The mystery of wedding photography.

I’m perplexed by wedding photography.

I’ve spent quite a bit of time over the past couple of months reading wedding websites and forums. (I have a solid excuse for this, because I’ve been planning my wedding.) I am struck by how much people seem to care about wedding photography.

We decided not to have a photographer because we just didn’t care about having professional photos. So why spend the time and money? I felt like it would add an extra element of stress to the wedding day, in addition to being pretty pricey.

But I’ve noticed that a lot of people seem to feel that it is one of the most important aspects of their weddings. They dedicate a large portion of the budget to photography, even when that budget is pretty limited, and even when the wedding is just a visit to the courthouse.

I’m perplexed because photography seems to be viewed as much more indispensable for weddings than for other important life events: a bar mitzvah, the birth of a child, a college graduation. I’ve thought about it a lot now, because of course this made me wonder if I was making a mistake by foregoing wedding photography.

The first explanation that comes to mind is that this day is just different. It is so important that it must be fully documented and preserved.

But that doesn’t resonate with me. For one, I’m not that keen on taking pictures most of the time. When I’m someplace interesting or doing something fun I prefer not to worry about documenting it on film (if other people send me their pictures, great, but if not, I’m okay). I kept losing cameras and finally I just decided to not replace mine. It takes me out of the experience to think about taking pictures, and I don’t feel that I’m lacking in photographic documentation of my life. I have more pictures than I can ever enjoy. I think my wedding day will be the same. I’ll remember it just fine through the photos that family and friends will give us, or when we are in the same neighborhood as our venue, or when we hear a song from the day.

I also wondered if I was having a different experience than other people because the wedding doesn’t seem like that big a deal to me. Am I less in love? I don’t think so. I’m really excited about getting married, and about my partnership with my fiance. I have tons of moments with him when I feel full of joy, light, and contentment. Those moments are what matter to me.

And maybe my wedding will be full of those moments. I’m open to the possibility that it will, but I don’t know. Big social occasions are hit or miss for me. Sometimes I love them and sometimes I just want to sneak out early and be home alone. I won’t have that option at my wedding! I’m also a little nervous about being the center of attention and feeling responsible for everyone having fun. So while I think the wedding will probably be great, I know it’s also possible that it will be be stressful and tiring. I’m okay with that. I know myself, and I feel like I’m set with the things that are important to me. I’m having the wedding mostly, and happily, for other people, including my fiance.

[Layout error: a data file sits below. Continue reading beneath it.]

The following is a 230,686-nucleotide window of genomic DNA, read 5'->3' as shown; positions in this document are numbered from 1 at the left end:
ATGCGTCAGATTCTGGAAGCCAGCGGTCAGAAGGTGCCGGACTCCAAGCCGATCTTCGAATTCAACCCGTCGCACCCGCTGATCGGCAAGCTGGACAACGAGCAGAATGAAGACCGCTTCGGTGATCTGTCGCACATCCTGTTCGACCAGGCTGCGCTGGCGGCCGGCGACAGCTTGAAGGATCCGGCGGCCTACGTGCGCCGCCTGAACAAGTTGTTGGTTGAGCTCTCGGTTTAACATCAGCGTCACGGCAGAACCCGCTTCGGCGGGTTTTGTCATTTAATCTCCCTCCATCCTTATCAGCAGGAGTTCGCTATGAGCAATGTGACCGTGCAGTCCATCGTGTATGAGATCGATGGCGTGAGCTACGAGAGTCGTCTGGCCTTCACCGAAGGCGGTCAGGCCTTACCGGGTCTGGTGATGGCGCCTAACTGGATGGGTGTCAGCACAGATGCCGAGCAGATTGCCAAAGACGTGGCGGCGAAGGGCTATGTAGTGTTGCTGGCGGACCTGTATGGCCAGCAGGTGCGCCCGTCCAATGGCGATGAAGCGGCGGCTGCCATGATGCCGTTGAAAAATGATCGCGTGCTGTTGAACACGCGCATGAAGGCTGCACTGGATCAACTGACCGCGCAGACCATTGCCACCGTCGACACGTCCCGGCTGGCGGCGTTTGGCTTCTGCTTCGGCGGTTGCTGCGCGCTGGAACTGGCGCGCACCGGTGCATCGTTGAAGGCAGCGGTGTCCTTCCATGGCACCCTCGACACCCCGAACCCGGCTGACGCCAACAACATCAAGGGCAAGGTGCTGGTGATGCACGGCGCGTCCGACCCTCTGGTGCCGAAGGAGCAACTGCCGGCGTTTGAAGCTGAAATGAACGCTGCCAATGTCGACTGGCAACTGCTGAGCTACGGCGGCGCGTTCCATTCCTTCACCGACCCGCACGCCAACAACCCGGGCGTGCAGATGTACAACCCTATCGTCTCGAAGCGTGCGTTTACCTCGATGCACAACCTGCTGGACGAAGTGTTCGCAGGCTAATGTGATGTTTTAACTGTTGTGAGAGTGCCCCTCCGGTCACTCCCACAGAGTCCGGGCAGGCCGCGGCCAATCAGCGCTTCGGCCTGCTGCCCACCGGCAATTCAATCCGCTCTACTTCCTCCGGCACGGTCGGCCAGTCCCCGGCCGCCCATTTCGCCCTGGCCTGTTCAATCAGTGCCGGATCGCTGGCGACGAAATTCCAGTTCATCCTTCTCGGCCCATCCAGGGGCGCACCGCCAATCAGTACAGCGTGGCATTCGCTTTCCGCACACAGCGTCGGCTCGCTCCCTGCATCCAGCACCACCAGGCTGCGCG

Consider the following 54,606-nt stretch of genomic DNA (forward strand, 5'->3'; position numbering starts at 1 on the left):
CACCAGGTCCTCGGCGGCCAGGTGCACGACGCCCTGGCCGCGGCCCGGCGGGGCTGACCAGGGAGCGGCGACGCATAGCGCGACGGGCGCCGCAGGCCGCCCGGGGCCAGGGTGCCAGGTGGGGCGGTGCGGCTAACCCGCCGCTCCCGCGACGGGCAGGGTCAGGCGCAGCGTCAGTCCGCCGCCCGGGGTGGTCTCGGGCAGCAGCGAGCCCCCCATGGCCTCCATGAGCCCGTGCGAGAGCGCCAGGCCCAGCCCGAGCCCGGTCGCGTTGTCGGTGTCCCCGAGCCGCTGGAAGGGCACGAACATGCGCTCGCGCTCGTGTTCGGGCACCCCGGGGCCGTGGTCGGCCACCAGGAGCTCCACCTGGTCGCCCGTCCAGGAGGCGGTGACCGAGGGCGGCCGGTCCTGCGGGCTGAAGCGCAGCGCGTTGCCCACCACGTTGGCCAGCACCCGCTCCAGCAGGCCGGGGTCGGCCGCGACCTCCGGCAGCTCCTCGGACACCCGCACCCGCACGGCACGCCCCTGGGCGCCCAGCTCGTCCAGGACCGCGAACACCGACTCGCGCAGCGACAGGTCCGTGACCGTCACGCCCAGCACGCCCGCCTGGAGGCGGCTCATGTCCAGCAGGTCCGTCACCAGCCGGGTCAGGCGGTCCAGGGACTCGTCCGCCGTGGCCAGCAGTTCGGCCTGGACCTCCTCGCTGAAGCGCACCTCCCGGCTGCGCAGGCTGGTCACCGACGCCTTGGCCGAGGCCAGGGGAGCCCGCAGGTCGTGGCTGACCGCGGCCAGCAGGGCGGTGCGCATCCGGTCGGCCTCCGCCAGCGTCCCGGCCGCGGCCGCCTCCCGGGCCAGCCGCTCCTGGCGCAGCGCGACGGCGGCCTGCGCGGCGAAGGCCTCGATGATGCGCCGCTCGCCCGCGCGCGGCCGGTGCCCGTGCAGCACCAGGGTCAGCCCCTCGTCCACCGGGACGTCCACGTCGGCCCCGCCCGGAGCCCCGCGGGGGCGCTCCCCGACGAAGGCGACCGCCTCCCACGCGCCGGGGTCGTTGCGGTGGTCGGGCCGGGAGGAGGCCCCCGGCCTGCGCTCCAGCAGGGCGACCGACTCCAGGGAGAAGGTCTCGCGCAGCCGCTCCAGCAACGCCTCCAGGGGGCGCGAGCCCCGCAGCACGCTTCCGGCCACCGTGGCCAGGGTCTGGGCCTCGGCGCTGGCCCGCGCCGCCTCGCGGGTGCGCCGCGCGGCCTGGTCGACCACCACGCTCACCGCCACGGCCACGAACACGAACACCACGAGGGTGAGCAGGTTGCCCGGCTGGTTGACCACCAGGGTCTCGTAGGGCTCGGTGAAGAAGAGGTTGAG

I’ve also thought about it in a different way. Most of the wedding photography I’ve seen is really lovely, and people do look beautiful in it. Perhaps people want the chance to be the stat of their own photoshoot or movie for the day, looking glamorous and beautiful and interesting.

Connected with this, I wonder if there is an age gap at play. At almost 34, I’m older than the average bride. In the U.S., that’s 26, though I suspect (or hope?) it would be older if you looked only at college-educated brides or those with a graduate degree.

I feel like there is a definite gap between people my age and those even a few years younger in terms of the technology and media we grew up with.

My parents had Prodigy internet service when I was in high school, but I didn’t encounter the internet as it exists today until I had my first job in 1998, after graduating from college. That’s also when I started using email regularly. I signed up for Myspace around 2005, when I was 28 and in law school, and Facebook when I was 31.

I think that people who are even a few years younger than me—and definitely 26-year-olds—grew up much more influenced by the internet and the individual media and social sharing that come with it. It’s now de rigeur to document and share everything in one’s life via the internet. My teen-aged relatives continually alarm me with the way they live their lives in public, with every teenage emotion and melodramatic impulse displayed for public consumption online. I also notice the effect in myself. When we are doing something interesting or take a good picture I immediately think about putting it on Facebook. And when we come home from a particularly good trip we always post pictures on Facebook. It’s become part of the experience.

So I wonder, is this what is going on with wedding and engagement photography? Is the experience not complete until it is documented, recorded, and shared with the right amount of style?


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